If these 3 metrics are required then my question is about the Video Banner Ads at the top of our hubs ... In my opinion, I see this placement of advertising as an obstructive hindrance - not at all a visually stable experience. Does anyone have an inside on whether or not Google might frown upon these type of ads in lieu of the metric pertaining to the Cumulative Layout Shift?
That's interesting, I didn't know the update had to do with page speed. I don't really know about it but it's logical that the big banner video/ad at the top of articles would have an effect. The only thing I'll say is that a lot of sites have ads like that and I'm thinking it must be successful in terms of monetization. My feeling is that revenue is important. At the risk of sounding lukewarm, traffic is also important.
Visual stability refers to elements moving other content on the page as they load in. For example, an image loads in and pushes the nearby text down. Cumulative layout shift is a measure of how much of this shifting occurs.
The simple answer is that no, ads don't inherently cause CLS to increase. At least, not any more frequently than any other element like a block of text or an image. The longer answer is that it depends on how elements have been coded and whether those that load later than the bulk of the page content are given space to load in so that the rest of the content doesn't shift when they finally do.
It's also important to note that this update isn't a thing yet. It's not a May update, it's been pushed back to mid-June so it's coming soon. The timeline is the current core algorithm update (core as in the main part of the algorithm, not Core Web Vitals) at the start of June, Page Experience mid-June, another core algorithm update at the start of July.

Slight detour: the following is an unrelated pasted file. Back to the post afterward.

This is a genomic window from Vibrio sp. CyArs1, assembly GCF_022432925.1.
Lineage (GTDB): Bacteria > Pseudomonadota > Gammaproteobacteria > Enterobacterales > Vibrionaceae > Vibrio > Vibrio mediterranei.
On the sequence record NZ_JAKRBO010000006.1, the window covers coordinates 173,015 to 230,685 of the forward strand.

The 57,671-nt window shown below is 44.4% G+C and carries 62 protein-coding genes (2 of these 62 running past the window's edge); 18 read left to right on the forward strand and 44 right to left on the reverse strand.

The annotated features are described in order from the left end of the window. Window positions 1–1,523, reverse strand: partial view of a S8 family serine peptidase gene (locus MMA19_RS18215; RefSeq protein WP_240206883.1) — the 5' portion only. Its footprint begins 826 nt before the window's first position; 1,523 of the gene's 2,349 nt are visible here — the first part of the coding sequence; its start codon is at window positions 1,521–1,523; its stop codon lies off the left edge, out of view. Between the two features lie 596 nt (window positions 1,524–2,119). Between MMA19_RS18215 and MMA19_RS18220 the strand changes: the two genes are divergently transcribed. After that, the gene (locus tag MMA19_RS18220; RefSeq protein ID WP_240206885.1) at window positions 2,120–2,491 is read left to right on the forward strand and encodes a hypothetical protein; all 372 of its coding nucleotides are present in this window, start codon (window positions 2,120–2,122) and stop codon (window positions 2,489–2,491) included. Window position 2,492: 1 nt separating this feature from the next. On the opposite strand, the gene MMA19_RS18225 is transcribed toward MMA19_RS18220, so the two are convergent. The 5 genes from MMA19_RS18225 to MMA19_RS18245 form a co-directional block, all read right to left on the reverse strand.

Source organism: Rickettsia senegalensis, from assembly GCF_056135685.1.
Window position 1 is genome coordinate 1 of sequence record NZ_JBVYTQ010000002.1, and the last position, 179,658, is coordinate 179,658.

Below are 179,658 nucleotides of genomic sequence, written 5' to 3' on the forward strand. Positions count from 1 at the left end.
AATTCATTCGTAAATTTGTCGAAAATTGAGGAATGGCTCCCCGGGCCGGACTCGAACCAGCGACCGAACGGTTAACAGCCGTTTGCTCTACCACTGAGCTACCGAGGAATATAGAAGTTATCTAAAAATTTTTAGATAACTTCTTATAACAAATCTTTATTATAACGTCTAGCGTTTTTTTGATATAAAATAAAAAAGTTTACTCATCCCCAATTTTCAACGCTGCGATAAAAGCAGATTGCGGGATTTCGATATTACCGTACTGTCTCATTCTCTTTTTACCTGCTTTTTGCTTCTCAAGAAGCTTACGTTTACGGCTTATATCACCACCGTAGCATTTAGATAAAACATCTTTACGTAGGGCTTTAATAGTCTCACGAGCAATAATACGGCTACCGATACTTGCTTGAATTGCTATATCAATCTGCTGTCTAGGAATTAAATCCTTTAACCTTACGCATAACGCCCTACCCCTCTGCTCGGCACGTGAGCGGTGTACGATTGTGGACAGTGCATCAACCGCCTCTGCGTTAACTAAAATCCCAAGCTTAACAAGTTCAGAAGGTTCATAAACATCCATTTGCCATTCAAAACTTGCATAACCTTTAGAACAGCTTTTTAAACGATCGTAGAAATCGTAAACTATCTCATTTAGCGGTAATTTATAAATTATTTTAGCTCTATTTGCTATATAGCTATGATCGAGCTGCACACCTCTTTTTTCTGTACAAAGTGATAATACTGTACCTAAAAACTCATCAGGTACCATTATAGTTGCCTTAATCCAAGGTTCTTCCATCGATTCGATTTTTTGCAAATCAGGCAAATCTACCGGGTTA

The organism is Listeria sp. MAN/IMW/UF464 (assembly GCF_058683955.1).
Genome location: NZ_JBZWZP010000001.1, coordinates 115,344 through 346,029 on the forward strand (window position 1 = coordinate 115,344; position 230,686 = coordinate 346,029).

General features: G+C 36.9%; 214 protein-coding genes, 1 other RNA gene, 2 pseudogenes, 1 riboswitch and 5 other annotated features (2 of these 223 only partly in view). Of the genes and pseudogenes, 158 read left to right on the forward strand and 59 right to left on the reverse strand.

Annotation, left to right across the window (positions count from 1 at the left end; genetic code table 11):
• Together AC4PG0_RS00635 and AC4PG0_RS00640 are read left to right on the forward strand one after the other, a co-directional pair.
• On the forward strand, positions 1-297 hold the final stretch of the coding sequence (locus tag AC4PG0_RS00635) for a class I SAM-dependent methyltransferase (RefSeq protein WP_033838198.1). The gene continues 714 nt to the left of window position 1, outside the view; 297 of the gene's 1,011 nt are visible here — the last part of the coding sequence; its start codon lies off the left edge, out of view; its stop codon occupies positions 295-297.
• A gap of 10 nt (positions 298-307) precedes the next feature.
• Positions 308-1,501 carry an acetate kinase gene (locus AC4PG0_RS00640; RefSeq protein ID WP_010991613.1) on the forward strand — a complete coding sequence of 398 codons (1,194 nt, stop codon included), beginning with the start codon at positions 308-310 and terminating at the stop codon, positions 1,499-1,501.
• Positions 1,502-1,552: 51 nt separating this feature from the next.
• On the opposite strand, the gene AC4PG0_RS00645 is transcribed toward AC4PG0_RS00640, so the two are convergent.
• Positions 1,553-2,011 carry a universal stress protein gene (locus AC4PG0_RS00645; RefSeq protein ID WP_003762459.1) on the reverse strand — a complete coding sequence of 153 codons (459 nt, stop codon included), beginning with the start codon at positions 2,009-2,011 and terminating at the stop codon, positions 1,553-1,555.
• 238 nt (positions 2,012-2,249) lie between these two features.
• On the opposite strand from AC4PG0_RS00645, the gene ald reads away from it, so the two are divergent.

When Page Experience hits, it will add Core Web Vitals as another ranking signal. Pages are assessed individually on whether they pass, and if they do it's a small advantage over a page that doesn't. Google has referred to it as more of a 'tiebreaker' signal in that if all else is equal, the page that passes the core web vitals assessment has an advantage.
Also be aware that 'page experience', IE, Core Web Vitals only apply to mobile pages. Google has said that desktop will come later but it's not something to worry about now.
HubPages answer to this seems to be to prioritize AMP implementation to pass the test. Many of my pages now pass in recent weeks, some don't pass, some don't even have an AMP page for some reason.
The non-AMP site architecture is poorly coded, bloated, and loads incredibly slowly but it doesn't matter in the slightest as long as they continue to implement AMP for every mobile page and ensure that each page passes the Core Web Vitals test.
Test it yourself for your pages by adding .amp/ before the category in the URL. For example, ...bellatory.com/.amp/hair/...
What an excellent and useful summary, thank you Maffew James. You shone some light into the darker parts of Google giant's mysterious algorithmic brain, which no human can ever hope or ever want to fully understand.